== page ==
RTO Mandates are usually accompanied by declarations from executives about the need to be together, but to do what?

The return to office (RTO) mandates keep coming while the most important questions that determine how, when and where we do our best work are not being asked or answered.

This time it’s AT&T’s requirement that managers will be in the office three days a week. I shared my thoughts about this with The Washington Post’s Taylor Telford for her article, “AT&T is the latest big firm mandating that workers to come to the office.”

Taylor writes:

“Return-to-office mandates are usually accompanied by declarations from executives about the need to be together for collaboration and a strong company culture. But mandates don’t necessarily achieve these effects on their own, according to Cali Williams Yost, a flexible-work strategist.

“’It actually doesn’t solve the fundamental, underlying problem, which is, how do we plan the in-person interactions that actually have meaningful impact on the business and people?’ Yost said. ‘Just defining the days you need to come into the office does not do that.’”

What’s needed is to clarify up front how teams will execute the activities that effectively drive collaboration and culture when being onsite and in person on required days. Otherwise, employees will feel like they’re doing the same work they believed they did just as well remotely.

Whether it’s “anchor” days or a set number of days in office, RTO mandates generate confusion and resistance. They’re often doomed to fail before they even take effect because employees fail to see why they need to be in the office and organizations fail to clearly define how on-site work supports stated purposes or goals.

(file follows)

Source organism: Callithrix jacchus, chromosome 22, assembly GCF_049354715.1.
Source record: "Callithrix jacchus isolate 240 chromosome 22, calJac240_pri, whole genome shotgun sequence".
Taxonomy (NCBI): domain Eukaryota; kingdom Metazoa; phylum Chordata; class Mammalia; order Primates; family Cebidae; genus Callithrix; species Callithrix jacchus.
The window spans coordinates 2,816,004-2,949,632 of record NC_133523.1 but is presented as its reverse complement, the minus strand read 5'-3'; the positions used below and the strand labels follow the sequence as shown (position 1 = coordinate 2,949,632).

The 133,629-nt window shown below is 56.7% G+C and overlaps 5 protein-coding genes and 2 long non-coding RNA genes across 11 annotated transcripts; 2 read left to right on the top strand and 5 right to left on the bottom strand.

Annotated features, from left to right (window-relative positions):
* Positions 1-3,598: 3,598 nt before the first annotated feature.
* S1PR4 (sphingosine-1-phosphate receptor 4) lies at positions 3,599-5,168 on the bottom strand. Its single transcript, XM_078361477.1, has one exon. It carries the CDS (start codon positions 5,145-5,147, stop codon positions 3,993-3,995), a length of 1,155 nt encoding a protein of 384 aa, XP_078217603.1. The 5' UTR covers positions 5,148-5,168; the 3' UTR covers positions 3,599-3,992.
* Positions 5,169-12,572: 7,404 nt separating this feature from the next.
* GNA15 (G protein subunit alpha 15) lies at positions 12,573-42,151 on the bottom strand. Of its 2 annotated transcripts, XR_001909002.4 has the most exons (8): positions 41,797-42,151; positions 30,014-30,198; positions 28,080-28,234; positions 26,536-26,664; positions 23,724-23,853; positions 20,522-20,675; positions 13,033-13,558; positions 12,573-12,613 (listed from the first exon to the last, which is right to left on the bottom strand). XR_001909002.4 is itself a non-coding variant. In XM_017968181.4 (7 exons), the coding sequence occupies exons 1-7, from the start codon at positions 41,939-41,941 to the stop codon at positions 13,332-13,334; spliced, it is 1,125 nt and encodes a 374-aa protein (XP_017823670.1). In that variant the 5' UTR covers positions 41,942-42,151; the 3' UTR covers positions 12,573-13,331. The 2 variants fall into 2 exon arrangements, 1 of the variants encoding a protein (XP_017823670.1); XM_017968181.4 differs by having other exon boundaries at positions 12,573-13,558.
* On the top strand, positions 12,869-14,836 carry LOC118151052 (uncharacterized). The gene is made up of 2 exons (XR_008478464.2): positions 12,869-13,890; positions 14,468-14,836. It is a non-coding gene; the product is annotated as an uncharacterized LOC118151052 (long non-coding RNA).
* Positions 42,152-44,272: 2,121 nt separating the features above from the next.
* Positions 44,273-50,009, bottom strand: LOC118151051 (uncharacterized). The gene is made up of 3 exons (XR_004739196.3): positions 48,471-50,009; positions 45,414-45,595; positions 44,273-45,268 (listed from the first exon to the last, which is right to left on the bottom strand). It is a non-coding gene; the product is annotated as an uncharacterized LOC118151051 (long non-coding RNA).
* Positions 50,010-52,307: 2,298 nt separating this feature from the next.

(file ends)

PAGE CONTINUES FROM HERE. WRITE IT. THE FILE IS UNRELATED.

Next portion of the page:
Three years after the pandemic’s crisis-driven shifts, the way we work is forever changed and employers and employees are not on the same page about how, when, and where we work going forward.
(See clash of work/performance contexts https://lnkd.in/e_vZQTts.)

Now is the time to take this challenge as an opportunity for teams and leaders to ask together “What do we need to get done?” And then determine how, when and where that work best gets done.

When we start with those questions, we:

  • Stop wasting resources trying to “go back” to a work model that was fast becoming outdated even before COVID.
  • Ensure time together in person is intentionally optimized to meet the needs of the business and the people.
  • Understand flexibility is not an HR problem or a list of perks, but a strategic investment that fosters performance, engagement and well-being.
  • Move toward a new era of strategic and intentional high performance flexibility, one in which we move past entrenched beliefs and see leaders and employees working together to reimagine the future of work.

The work must always be the anchor, not the days in office. Because the work we’re doing outside of the office – whether at home or a client site or any remote location – is equally as important as the work we do together, and both should be in service of both the business and its people.